A number of significant restrictions on anglers have been announced this month. The most important is that anglers around most of the UK coastline (with some exceptions in northern Scotland and parts of Northern Ireland) are now limited to retaining a maximum of three bass per angler per day under new European laws. The restrictions are linked to the limitations which have been put in place on commercial fishing for bass during the Spring breeding season and are part of the overall package of measure to halt the alarming decline in bass stocks. The news has been met with a mixed reception from the angling community with some seeing it as a positive measure to restore bass stocks and others seeing it as sea anglers being punished for the commercial fisheries destruction of bass stocks. Regardless of opinion the three bass bag limit on bass is here to stay for the foreseeable future. Read the official European Commission page on this topic by clicking here.
It was also announced that sea anglers would no longer be able to use slipper limpets as a sea fishing bait from March 2015 onwards. This is because slipper limpets are actually an invasive species which was introduced to the UK through ballast water in ships. They are now established across the southern coasts of England and Wales and have begun to smother shellfish beds and outcompete native shellfish species for food. This has had such an impact on valuable shellfish species such as mussels and oysters that the UK government has put measures in place to limit the spread of this species. These measure ban the release of live or fresh slipper limpets into the sea, which includes using this species as a sea angling bait. While many anglers, especially those around the south, may have used slipper limpets as a bait this is now an offence and alternative baits should be used. Read the official UK government press release on this topic by clicking here.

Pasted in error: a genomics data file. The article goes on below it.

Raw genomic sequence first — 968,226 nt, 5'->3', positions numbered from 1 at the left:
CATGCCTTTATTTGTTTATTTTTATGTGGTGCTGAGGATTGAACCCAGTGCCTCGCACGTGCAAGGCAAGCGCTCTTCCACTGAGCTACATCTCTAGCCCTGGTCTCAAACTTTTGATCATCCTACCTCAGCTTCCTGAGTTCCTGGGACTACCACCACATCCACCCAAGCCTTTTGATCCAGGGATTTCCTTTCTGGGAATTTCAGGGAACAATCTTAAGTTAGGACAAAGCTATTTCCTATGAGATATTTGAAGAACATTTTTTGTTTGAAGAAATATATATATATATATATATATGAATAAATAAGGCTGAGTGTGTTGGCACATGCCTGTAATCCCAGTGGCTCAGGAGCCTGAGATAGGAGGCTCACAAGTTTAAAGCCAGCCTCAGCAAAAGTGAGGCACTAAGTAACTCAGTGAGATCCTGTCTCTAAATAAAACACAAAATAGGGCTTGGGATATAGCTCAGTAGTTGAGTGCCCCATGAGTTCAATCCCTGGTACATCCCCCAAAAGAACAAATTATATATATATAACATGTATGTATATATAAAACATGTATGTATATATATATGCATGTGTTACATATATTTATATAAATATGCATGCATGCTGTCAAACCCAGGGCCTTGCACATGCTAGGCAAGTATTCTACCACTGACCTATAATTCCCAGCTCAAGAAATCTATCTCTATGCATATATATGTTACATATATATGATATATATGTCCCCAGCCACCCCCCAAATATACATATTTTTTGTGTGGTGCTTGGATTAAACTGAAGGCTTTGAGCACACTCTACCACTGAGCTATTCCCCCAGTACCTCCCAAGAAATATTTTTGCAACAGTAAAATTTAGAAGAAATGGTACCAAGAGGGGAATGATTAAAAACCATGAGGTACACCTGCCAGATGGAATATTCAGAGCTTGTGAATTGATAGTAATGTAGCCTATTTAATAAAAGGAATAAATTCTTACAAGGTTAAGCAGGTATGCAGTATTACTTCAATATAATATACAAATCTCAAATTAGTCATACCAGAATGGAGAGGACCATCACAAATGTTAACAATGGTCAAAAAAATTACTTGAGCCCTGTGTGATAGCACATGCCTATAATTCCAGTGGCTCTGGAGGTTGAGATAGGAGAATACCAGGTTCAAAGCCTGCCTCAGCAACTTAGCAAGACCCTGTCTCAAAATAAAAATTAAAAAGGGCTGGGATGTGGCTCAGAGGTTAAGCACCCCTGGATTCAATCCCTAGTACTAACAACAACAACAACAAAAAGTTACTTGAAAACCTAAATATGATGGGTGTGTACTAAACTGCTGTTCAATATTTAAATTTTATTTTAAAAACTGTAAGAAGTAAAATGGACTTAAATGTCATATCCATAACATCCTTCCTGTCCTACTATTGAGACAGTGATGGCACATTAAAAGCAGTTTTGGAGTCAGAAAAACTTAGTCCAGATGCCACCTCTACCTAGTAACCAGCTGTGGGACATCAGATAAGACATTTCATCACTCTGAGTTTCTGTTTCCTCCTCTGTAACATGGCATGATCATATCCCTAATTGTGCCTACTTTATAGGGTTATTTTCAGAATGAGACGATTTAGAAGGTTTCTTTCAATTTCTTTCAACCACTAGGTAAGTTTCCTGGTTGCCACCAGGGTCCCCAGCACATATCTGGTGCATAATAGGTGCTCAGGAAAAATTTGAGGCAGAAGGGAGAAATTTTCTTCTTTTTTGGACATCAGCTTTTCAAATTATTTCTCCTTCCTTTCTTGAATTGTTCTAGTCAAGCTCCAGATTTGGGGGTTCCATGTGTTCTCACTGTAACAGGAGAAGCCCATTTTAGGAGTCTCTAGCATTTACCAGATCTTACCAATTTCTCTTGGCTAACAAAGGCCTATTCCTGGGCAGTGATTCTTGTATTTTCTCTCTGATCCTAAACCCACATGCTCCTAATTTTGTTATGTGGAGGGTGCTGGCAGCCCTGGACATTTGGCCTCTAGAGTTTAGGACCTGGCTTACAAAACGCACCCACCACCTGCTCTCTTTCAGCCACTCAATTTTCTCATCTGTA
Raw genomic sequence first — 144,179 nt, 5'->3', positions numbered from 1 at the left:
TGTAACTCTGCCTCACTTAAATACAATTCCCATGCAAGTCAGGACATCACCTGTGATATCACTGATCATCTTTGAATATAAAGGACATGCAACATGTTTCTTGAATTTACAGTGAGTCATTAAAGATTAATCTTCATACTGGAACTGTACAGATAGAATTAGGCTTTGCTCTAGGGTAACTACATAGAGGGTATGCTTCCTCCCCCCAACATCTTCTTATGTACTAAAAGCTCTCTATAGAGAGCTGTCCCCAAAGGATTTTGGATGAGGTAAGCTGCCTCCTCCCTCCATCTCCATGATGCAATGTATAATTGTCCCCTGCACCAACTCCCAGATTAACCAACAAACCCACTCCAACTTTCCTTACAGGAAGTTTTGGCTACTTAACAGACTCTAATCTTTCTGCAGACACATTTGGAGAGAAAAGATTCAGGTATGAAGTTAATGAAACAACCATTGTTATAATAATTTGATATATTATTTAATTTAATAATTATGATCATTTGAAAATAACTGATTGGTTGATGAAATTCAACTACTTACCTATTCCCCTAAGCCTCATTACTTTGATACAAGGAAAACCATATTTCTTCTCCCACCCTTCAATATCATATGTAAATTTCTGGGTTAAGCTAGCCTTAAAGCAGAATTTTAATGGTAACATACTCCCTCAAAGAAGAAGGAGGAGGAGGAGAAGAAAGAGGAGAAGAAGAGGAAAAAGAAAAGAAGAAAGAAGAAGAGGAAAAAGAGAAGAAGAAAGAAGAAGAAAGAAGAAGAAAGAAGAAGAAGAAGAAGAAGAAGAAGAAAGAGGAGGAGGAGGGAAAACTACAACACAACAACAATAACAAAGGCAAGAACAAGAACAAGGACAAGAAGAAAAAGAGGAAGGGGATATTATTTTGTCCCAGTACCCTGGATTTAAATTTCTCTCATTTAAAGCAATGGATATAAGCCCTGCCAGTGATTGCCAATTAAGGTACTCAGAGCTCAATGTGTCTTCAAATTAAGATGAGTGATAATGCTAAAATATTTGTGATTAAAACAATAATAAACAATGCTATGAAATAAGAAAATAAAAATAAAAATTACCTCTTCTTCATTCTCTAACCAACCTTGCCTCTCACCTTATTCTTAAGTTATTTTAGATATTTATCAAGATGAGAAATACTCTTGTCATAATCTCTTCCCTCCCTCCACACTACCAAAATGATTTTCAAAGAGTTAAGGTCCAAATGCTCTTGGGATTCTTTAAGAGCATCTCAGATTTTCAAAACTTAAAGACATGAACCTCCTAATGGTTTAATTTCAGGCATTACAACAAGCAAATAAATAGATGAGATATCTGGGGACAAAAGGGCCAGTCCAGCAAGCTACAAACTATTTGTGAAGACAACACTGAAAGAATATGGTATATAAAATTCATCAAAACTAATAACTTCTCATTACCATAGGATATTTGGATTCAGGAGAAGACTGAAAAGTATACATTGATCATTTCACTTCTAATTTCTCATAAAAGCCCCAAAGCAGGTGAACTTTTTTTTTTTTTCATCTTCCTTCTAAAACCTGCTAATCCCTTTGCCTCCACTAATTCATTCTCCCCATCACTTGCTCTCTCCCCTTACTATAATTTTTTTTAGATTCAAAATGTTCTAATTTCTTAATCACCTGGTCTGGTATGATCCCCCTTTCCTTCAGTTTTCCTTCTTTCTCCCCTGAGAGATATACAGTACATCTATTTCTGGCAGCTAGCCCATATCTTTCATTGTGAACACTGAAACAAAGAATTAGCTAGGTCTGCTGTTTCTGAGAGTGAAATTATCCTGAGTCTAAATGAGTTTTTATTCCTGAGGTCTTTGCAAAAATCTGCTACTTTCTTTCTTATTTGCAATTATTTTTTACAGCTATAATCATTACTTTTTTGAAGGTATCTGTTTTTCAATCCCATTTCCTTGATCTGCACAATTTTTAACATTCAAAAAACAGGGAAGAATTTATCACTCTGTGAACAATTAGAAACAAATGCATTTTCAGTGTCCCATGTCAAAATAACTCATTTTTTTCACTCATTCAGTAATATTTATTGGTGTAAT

The UK was slammed this month for being the worst nation in the European Union for overfishing in its own waters. The report – by the New Economic Foundation – stated that while countires such as France and Denmark would also overfish in their waters, Britain was the worst culprit, with mackerel quotas set way higher than scientific advice recommended. The report also pointed out that if European fisheries were allowed to recover then the fishing industry could raise an additional €3.2billion, support 100,000 extra jobs and provide food for 160 million European citizens. Read the report here.
A trawler captain claimed his boat was nearly capsized when a Russian nuclear submarine collided with his submerged fishing gear. Angus Macleod, 46, said that his nets were continually pulled in front of his boat as he was fishing off the Outer Hebrides. Mr. Macleod said that he had to constantly rev the engine and manoeuvre his boat to avoid the nets becoming entangled in his propeller, and when the net eventually broke free over £10,000 of damage had been caused to his boat and he had also lost his entire catch. Mr. Macleod believed that the incident could only have been caused by a nuclear submarine becoming entangled in his nets. As the Royal Navy claimed that no British or NATO submarines were operating in the area it was believed that it could have been a Russian submarine which caused the incident. Read more here.
Wet Wipes were highlighted as a major source of pollution on UK beaches last month. The Marine Conservation Society’s beach pollution survey found that beach litter had risen across much of the UK, with Wet Wipes becoming a particular problem as they do not disintegrate in the sewerage system and if they do reach the open ocean the high plastic content means that they will last for a very long time. Read more here.
A man who thought he had found a lump of whale vomit worth £100,000 found out this month that it was actually worth nothing. The substance – actually called Ambergris – is produced by sperm whales to protect their digestive system, but is sometimes vomited out. While the vast majority of Ambergris never discovered by humans the small amount which reaches shore is extremely valuable as it is used in manufacturing expensive perfumes. Ken Wilman, 52, found what he thought was Ambergris on Morecambe beach in 2013. If it had been real Ambergris several companies offered him tens of thousands of pounds for it. However, this month he found out that it was, in fact, not Ambergris and was worth nothing. Read the Daily Mail article on this story here.